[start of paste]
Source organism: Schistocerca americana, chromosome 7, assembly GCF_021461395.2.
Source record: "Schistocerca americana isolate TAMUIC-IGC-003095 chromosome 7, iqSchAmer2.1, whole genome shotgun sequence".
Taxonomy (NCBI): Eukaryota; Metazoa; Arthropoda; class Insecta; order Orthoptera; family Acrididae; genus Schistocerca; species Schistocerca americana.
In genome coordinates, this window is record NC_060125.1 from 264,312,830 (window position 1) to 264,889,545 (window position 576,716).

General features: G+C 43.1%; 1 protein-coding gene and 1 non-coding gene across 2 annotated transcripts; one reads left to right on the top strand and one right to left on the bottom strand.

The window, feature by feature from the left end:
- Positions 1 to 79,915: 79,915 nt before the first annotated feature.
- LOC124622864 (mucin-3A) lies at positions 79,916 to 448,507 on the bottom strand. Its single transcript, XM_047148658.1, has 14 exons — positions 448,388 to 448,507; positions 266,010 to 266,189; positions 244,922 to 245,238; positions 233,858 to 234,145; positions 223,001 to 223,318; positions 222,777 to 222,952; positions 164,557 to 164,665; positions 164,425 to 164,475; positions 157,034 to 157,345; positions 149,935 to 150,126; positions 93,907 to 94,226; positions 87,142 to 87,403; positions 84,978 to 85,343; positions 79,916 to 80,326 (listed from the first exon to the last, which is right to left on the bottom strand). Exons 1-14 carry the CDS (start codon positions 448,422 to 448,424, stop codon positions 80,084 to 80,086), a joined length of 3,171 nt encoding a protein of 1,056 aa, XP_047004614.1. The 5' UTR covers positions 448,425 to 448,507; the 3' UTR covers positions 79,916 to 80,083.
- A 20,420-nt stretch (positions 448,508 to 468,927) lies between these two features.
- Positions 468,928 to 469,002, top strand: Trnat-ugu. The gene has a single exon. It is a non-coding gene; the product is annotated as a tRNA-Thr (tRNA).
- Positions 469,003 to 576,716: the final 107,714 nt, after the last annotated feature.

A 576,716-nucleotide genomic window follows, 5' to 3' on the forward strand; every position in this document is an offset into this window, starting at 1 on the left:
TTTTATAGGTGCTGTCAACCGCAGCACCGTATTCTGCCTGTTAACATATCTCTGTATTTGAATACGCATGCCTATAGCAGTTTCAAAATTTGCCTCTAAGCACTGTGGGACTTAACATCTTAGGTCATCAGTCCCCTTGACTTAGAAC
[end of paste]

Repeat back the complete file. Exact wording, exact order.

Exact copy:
Source organism: Schistocerca americana, chromosome 7, assembly GCF_021461395.2.
Source record: "Schistocerca americana isolate TAMUIC-IGC-003095 chromosome 7, iqSchAmer2.1, whole genome shotgun sequence".
Taxonomy (NCBI): Eukaryota; Metazoa; Arthropoda; class Insecta; order Orthoptera; family Acrididae; genus Schistocerca; species Schistocerca americana.
In genome coordinates, this window is record NC_060125.1 from 264,312,830 (window position 1) to 264,889,545 (window position 576,716).

General features: G+C 43.1%; 1 protein-coding gene and 1 non-coding gene across 2 annotated transcripts; one reads left to right on the top strand and one right to left on the bottom strand.

The window, feature by feature from the left end:
- Positions 1 to 79,915: 79,915 nt before the first annotated feature.
- LOC124622864 (mucin-3A) lies at positions 79,916 to 448,507 on the bottom strand. Its single transcript, XM_047148658.1, has 14 exons — positions 448,388 to 448,507; positions 266,010 to 266,189; positions 244,922 to 245,238; positions 233,858 to 234,145; positions 223,001 to 223,318; positions 222,777 to 222,952; positions 164,557 to 164,665; positions 164,425 to 164,475; positions 157,034 to 157,345; positions 149,935 to 150,126; positions 93,907 to 94,226; positions 87,142 to 87,403; positions 84,978 to 85,343; positions 79,916 to 80,326 (listed from the first exon to the last, which is right to left on the bottom strand). Exons 1-14 carry the CDS (start codon positions 448,422 to 448,424, stop codon positions 80,084 to 80,086), a joined length of 3,171 nt encoding a protein of 1,056 aa, XP_047004614.1. The 5' UTR covers positions 448,425 to 448,507; the 3' UTR covers positions 79,916 to 80,083.
- A 20,420-nt stretch (positions 448,508 to 468,927) lies between these two features.
- Positions 468,928 to 469,002, top strand: Trnat-ugu. The gene has a single exon. It is a non-coding gene; the product is annotated as a tRNA-Thr (tRNA).
- Positions 469,003 to 576,716: the final 107,714 nt, after the last annotated feature.

A 576,716-nucleotide genomic window follows, 5' to 3' on the forward strand; every position in this document is an offset into this window, starting at 1 on the left:
TTTTATAGGTGCTGTCAACCGCAGCACCGTATTCTGCCTGTTAACATATCTCTGTATTTGAATACGCATGCCTATAGCAGTTTCAAAATTTGCCTCTAAGCACTGTGGGACTTAACATCTTAGGTCATCAGTCCCCTTGACTTAGAAC